The First Nash-Healey, #N2001 – 3D Photos

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We’ve previously discussed the role of stereo photography in the history of the Nash-Healey sports car. This past weekend I had the opportunity to photograph the very first production Nash-Healey, chassis #N2001. Only 104 of the first generation Nash-Healeys were made before Nash decided a redesign by Pinin Farina was in order, but I think the earlier cars are much better looking. You can read Healey collector Dennis Collins’ history of the Nash-Healey and this particular car after the break.

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Winner from day one: the first purpose-built American Sports Car

Like many of life’s treasures, the Nash-Healey’s birth was an unlikely confluence of events. Its beginnings sprang from a chance meeting in 1949 aboard the Queen Elizabeth, between Donald Healey and George Mason, president of Nash-Kelvinator Co. Mason wanted a sports car to improve the image of his automobile company and Healey was on his way to back to England after failing to acquire Cadillac engines from GM for his new sports car. They agreed that motor racing was a necessity in the development and promotion of a sports car. Mason thought his Ambassador engine would be perfect. The rest, as they say, is history: America’s first true sports car, designed from the beginning to go toe to toe with the world’s finest. Conceived with the engineering genius of England’s master car designer and nurtured by the financial backing of a great American industrial corporation, the results were predictable – one of the great cars of the age. As soon as first prototypes were ready, they began to appear on the race tracks of the world among some very famous company.

It is June of 1950, only months after its conception, and the fledgling marque finds itself in the boiling cauldron of motorsports: Le Mans. The factory drivers Tony Rolt and Duncan Hamilton have driven the freshly constructed Panelcraft aluminum-bodied Nash Healey prototype to the race from the factory in England. They are surrounded by decades of tradition, hundreds of years of European and English engineering expertise and the grand marques of the world, including a first: a two-car Cadillac factory team with the full support of GM, fielded by millionaire sportsman Briggs Cunningham. Our heroes prepare to do battle .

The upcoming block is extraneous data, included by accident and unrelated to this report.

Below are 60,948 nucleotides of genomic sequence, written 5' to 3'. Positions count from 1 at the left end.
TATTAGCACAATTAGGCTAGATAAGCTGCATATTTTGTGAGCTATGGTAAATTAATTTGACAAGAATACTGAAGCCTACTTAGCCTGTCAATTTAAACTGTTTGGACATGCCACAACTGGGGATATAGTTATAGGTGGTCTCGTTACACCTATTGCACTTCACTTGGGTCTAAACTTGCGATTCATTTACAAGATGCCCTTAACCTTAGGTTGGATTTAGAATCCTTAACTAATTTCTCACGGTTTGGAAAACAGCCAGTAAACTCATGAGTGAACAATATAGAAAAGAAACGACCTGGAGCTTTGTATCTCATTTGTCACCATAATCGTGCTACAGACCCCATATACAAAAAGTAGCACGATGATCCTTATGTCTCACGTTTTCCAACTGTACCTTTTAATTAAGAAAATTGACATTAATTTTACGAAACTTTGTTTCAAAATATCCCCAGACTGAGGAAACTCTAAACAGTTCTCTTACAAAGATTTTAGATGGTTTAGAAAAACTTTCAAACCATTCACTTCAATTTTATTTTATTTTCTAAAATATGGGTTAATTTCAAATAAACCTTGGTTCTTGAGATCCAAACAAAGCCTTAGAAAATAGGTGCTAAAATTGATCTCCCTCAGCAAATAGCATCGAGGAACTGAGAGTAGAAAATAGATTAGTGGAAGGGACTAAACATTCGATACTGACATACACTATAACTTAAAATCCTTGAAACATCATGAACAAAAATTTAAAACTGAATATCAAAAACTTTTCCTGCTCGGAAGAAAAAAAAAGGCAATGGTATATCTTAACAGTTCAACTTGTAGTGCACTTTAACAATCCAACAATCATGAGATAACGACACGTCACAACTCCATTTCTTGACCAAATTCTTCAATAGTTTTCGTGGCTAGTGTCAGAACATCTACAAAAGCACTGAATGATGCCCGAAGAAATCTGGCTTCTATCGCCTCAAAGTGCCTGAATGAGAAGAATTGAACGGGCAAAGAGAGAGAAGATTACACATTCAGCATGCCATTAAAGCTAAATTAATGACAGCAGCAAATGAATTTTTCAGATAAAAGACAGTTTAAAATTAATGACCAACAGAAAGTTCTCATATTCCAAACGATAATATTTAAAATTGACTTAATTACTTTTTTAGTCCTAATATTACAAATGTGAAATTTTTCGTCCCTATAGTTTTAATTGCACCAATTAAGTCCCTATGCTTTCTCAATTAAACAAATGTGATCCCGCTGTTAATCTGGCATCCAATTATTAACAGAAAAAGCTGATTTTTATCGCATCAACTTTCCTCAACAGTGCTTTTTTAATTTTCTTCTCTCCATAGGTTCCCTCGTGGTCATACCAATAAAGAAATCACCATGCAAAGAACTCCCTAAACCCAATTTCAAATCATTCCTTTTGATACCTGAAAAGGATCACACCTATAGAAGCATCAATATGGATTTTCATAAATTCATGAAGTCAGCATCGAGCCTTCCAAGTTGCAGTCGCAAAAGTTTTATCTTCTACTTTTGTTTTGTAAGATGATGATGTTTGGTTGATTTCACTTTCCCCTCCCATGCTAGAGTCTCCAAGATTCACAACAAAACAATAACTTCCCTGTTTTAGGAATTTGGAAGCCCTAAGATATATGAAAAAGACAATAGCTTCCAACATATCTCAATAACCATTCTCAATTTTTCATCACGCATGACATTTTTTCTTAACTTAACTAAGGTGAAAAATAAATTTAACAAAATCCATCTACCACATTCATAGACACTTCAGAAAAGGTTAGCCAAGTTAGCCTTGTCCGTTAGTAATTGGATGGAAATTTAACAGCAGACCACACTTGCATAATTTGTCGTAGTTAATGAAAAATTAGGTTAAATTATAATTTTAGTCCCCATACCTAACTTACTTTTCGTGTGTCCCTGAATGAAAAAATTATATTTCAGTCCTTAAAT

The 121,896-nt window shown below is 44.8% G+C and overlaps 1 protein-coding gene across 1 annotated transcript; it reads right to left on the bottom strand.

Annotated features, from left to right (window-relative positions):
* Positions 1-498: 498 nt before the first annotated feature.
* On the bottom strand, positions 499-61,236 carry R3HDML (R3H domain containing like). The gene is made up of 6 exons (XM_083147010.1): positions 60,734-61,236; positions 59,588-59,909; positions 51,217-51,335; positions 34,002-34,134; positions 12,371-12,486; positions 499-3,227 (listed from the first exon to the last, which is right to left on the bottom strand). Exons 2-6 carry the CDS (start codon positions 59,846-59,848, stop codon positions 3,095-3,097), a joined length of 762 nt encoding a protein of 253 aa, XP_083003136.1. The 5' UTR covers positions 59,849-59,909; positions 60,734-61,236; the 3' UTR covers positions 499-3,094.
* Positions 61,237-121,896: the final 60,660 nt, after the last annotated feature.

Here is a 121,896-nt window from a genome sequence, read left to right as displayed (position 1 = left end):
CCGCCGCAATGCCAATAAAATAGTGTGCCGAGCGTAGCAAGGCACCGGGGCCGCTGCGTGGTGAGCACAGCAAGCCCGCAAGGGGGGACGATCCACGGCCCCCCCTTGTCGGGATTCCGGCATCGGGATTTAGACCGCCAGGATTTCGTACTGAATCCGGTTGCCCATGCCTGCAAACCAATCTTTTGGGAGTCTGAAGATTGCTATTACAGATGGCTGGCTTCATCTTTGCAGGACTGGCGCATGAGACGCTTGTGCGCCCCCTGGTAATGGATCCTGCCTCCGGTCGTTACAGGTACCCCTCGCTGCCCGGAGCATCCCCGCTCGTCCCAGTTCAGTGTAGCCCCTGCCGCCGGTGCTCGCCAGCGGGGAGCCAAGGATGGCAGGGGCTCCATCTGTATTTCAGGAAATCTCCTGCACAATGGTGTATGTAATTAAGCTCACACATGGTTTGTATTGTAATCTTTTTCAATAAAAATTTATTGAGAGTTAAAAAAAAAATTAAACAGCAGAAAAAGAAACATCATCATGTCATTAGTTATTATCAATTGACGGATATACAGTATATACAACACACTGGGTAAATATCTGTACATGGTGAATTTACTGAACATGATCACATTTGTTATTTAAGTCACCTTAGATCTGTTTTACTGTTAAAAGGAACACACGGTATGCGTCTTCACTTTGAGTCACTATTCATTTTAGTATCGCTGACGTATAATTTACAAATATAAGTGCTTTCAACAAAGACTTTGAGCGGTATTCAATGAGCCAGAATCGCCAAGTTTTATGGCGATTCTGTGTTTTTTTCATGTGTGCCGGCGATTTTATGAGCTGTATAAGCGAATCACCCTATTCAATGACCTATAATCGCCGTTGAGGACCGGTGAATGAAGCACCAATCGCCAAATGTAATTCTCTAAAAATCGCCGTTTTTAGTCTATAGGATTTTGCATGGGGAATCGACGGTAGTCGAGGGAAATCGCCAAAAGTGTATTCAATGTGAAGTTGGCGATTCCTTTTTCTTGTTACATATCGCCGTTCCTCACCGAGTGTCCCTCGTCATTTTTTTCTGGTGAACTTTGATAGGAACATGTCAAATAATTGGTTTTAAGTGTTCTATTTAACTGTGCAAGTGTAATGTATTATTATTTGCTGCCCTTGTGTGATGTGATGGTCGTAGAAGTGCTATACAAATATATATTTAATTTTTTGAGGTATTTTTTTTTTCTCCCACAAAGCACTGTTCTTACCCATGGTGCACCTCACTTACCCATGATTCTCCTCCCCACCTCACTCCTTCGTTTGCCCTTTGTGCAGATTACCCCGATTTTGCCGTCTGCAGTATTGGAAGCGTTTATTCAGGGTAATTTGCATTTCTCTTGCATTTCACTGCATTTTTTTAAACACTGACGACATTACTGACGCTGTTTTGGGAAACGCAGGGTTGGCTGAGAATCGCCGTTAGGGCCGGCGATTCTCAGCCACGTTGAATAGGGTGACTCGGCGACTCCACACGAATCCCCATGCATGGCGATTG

The starting grid is formidable, including 4.5 litre Talbot-Lagos from France, looking  like overpowered lightweight sprint cars. Three Ferraris from Luigi Chinetti’s North America Racing Team, the factory Jaguar XK120s and the Aston Martin factory team are among those who clearly came to win. Two lightweight Allards, one driven by Sidney Allard himself , were now equipped with monster 5.4-liter Cadillac engines with multiple carburetion and were clearly dead serious.

The results after 24 hours: only two of  the 4.5-litre Talbot-Lagos and Sidney Allard in the 5.4-liter Allard have bested the 3.8-liter Nash- Healey. The best the Jaguars can do is 12th and 15th. The fragile Ferraris are all parked, not one of the prancing  horses is prancing at the finish. The Cadillac team can only do 10th and 11th, the beginning of several defeats at the hands of the Nash-Healey for American icon Briggs Cunningham. The Nash Healey is a monster success on the biggest stage in the world. Mason is sold, and authorizes the beginning of production. A star is born.

In the 1951 Le Mans race, Briggs Cunnigham came to play. He entered three Chrysler 5.5-liter Hemi-powered C2Rs. In spite of qualifying second, third and fourth, his best finish of the three cars was 18th as his cars were still somewhat overweight. The Panelcraft alloy bodied Rolt-Hamilton Nash-Healey was to finish a very nice sixth. This was the year of the C-type Jaguar and Dunlop disc brakes, of Jaguar,  Talbot-Lago, Aston Martin, Aston Martin, Nash-Healey and Ferarri 340. Several other Ferraris finished down the list.

But the Nash-Healey’s final factory appearance at Le Mans in 1952 would be the jewel in the crown. Nineteen-fifty two would mark the introduction to the world of the Mercedes-Benz 300SL factory team. It was the 30th running of the 24-hour race and the Germans were not to be denied. The Mercedes-Benz factory was about to conduct a clinic on how to run a professional racing team. (History shows that a young Roger Penske was present, taking careful notes.)

This was probably a world record to date for the amount of money spent by a manufacturer on a motor race (not a government – the Third Reich probably holds that record). The Mercedes-Benz team had, in addition to the requisite dozen or so engineers in the obligatory white lab coats, at least 40 technicians, five fully prepared and tested racing cars (two were spares) and, unusual at the time, two semi trailers fully outfitted as workshops.